All sorts of dire consequences are being forecast if the Education (Freedom of Association) Amendment Bill becomes law.

The legislation, which has been endorsed by Parliament's education and science select committee, does no more than allow students to choose if they want to join a student association.

Yet a group of student leaders, writing this week in the Herald, claims it will "end accountable and effective representation and destroy the student support, independent advocacy and welfare standards that students have".

Their view overstates the importance of student unions in providing services to their members, as opposed to the input of the universities and polytechnics. But, most discouragingly, it pays no heed to the fundamentals underlying the bill.

No mention is made of why compulsion remains, thereby denying students a right to free association that is provided unquestioningly in other arenas. Or why, indeed, a student association has the right to pocket students' money, even though they may disagree strongly with its viewpoint and policies.

The bill is being promoted by Act MP Heather Roy, who says many associations are wasteful or partisan and against the views of the wider student body. "Making membership voluntary will ensure associations are more accountable to those they claim to support," she says.

Her aim is laudable. The bill has had the support of National, as should be the case, given its core values. But the party also backed a similar private member's bill from one of its own MPs a decade or so ago, only to later soften its content. A similar story this time would raise further questions about its willingness to place principle above pragmatism.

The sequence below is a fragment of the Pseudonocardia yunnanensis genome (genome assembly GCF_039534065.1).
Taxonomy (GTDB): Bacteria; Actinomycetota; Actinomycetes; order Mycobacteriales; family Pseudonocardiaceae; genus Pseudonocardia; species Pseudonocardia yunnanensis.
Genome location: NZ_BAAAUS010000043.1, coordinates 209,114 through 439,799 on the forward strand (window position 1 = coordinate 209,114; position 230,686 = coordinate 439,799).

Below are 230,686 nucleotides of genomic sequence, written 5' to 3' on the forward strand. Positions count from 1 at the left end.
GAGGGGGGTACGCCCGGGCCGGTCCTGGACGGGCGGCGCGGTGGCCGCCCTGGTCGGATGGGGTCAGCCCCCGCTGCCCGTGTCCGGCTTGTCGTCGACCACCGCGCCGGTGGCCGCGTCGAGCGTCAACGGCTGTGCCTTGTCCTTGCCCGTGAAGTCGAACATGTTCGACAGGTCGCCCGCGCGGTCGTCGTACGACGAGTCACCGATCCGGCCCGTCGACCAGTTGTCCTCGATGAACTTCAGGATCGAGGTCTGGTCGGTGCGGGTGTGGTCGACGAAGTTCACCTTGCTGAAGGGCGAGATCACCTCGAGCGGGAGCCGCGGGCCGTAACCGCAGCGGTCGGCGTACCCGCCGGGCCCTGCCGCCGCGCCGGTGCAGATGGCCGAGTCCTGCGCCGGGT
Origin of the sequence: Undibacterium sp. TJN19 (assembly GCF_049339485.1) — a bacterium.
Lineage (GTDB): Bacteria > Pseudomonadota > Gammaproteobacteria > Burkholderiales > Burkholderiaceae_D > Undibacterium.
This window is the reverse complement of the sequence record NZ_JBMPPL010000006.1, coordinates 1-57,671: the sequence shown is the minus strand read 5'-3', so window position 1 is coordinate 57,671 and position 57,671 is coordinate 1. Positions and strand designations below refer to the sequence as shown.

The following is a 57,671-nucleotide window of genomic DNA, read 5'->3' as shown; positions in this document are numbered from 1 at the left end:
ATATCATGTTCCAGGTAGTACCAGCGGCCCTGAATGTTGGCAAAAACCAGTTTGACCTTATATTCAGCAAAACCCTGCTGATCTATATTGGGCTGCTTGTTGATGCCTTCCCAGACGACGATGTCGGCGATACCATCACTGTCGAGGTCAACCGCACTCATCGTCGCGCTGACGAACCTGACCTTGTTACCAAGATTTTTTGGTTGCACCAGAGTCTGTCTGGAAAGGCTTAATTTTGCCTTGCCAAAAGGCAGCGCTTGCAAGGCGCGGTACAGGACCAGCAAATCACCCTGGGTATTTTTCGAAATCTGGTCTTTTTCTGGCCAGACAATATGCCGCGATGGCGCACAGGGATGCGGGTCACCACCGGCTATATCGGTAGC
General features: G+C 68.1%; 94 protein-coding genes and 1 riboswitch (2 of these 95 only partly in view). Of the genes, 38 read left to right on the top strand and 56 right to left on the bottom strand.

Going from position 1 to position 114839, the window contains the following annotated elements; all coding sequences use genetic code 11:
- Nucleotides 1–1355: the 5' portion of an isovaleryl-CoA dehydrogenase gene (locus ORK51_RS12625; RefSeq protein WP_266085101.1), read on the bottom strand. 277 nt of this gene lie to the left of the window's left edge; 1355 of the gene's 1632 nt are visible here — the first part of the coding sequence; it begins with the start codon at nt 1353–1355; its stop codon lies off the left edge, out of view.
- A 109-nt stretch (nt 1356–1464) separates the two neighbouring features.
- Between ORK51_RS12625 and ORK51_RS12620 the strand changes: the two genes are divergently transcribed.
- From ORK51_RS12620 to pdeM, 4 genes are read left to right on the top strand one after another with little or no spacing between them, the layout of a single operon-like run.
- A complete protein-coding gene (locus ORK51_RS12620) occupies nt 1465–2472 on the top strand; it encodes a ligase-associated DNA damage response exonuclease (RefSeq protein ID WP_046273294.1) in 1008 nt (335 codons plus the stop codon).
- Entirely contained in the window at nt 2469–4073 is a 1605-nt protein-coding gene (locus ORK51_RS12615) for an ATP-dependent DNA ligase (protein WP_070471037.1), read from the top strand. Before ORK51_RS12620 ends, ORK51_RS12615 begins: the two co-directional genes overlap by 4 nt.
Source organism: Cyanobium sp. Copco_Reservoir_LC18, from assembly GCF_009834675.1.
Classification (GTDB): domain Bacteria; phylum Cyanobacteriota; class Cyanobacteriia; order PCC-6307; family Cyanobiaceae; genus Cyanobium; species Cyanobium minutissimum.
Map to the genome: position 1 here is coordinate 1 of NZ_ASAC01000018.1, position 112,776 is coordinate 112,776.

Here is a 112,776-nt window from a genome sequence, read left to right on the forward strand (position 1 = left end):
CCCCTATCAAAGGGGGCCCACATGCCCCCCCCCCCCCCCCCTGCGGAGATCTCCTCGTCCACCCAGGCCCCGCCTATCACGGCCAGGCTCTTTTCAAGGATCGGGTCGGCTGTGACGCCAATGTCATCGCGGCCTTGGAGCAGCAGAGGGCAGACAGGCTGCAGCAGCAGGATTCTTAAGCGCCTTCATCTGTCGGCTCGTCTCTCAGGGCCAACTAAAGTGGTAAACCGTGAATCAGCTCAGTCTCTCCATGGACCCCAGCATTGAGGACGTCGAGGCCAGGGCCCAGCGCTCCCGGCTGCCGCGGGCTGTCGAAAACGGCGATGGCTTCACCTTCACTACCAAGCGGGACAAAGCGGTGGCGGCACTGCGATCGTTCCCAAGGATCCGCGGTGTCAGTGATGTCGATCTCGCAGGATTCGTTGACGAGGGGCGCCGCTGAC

National has no reason not to stick to its guns. Nor have the student unions any reason to fear the legislation if they are providing students with a valuable level of services, including welfare and advocacy, representation, recreation and leisure, entertainment and social activities, and media and publications.

Students will surely appreciate a job well done and continue to support them voluntarily. That has been the path trodden by successful workplace unions since compulsory unionism was abandoned in 1991.

The experience at Auckland University suggests why student associations fear the bill. When students opted for voluntary membership there in 1999, the number of association members tumbled from about 33,000 to 3000.

It recovered to above 20,000 only when the nominal membership fee was waived. Clearly, the Auckland University students did not consider they were getting value for the money they were forced to hand over to the association.

The New Zealand Union of Students' Associations says that when membership was made voluntary in Australia three years ago, association fee income fell 95 per cent.

This forced the Australian Government to provide $120 million of "transitional support" to maintain key services. It implies the Key Government will face a similar problem. That would be so only if the local student unions provided services to the level of their Australian counterparts. No evidence has been provided to underpin that view.

Most fundamentally, the Australian experience, like that of Auckland, demonstrates what happens when students are freed from compulsion. They do not want to dip into their pockets for associations that they do not want to speak for them and whose services they do not believe provide value for money.

Nor should they have to. It should be up to student unions to adapt, not to continue to be shielded by a law that in workplaces has long been consigned to the dustbin of history.